The $1500 Sweatshirt: Why So Many Designers Are Getting Into the Haute Streetwear Game

It says something about the state of fashion today that women who can afford, or get gifted, any fresh-off-the-runway finery they desire—models, pop stars, even some fashion editors—choose to kick around in sweatshirts, track pants, and sneakers. But while it may appear unstudied, the slouchy, sporty look seen lately on influencers like Rihanna  Cara Delevingne, and models Lexi Boling and Binx Walton is anything but lowbrow. Look closely, and an ostensibly casual Baja East sweatshirt turns out to be double-faced cashmere; Hood by Air’s discreet leather backpack features an elaborate attached hood and a $1500 price tag. And Celine’s high-end skater shoes—like Vans but rendered in python—have supplanted the stiletto as the front-row footwear of choice for harried editors dashing between shows.

Sure Kanye West may have stupidly announced in a recent Vanity Fair interview that sweatshirts are really important but why are so many other style-setters springing for luxed-up streetwear? It’s been 10 years since Alexander Wang first elevated the staples of gritty downtown cool—bomber jackets, sweatpants, and the like—into high-end collectors’ items and the concept has been picking up speed ever since. The mainstreaming of hip-hop and R&B may also have something to do with it. But according to James Valeri, editor of the downtown indie publication Document Journal and a stylist for ‘it’ shows like French label Jacquemus the new laid-back luxury might also be a result of trend fatigue—and fatigue, period. “The fashion industry for these past years has been more insecure than usual, dictated by sales and numbers and not by creativity and individualism,” he says. “So inevitably there’s a rebellion to this—a need for something different, more real and less constructed, and in line with our frantic times, practical.” (Although some would argue sure that sweatshirt that costs several hundred dollars is not so practical.)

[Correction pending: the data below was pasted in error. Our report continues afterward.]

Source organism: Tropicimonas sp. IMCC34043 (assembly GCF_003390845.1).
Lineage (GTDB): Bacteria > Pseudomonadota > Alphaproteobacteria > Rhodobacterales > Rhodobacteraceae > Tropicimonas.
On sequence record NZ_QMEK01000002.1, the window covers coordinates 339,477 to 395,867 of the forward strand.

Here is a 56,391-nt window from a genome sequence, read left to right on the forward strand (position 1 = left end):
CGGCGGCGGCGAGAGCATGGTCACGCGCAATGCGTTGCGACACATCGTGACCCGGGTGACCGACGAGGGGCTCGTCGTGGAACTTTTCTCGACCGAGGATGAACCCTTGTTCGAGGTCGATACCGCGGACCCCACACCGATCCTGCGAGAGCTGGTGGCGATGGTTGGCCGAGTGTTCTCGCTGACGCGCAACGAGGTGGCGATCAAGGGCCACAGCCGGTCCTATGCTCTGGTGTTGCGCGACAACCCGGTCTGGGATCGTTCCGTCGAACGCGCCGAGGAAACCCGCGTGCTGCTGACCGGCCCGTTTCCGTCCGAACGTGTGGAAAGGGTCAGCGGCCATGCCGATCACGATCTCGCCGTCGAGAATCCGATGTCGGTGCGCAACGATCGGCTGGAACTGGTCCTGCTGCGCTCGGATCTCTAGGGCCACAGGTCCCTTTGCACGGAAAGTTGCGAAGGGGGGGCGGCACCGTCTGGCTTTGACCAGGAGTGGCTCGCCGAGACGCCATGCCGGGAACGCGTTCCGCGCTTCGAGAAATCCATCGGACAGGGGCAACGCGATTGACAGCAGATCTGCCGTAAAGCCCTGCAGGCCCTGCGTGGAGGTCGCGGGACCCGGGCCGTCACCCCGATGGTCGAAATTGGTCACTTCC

In other words, the pace of modern life may simply be too fast to bother with getting all dressed up most days—which may explain why many of the most sought-after labels of the past few years are making clothes that defy bourgeois propriety— in appearance, not in price. Luxury streetwear brands Hood by Air and Public School are two of the hottest tickets at New York Fashion Week; the latter’s designers, Dao-Yi Chow and Maxwell Anderson, were tapped by LVMH to reimagined DKNY. And among this year’s CFDA/Vogue Fashion Fund finalists are Baja East and Gypsy Sport two brands taking humble silhouettes to haute proportions with high-end fabrics and finishes.

And though the movement’s epicenter is New York—the birthplace of hip-hop style—some of its most exciting new brands are now coming from Paris. The French, after all, have long embraced American street culture— from jazz to blue jeans—and it’s in the capital of haute couture that streetwear is now being taken to its most luxurious extremes. Here, three high-end urban-centric lines making waves from Paris.

Photos: Getty Images

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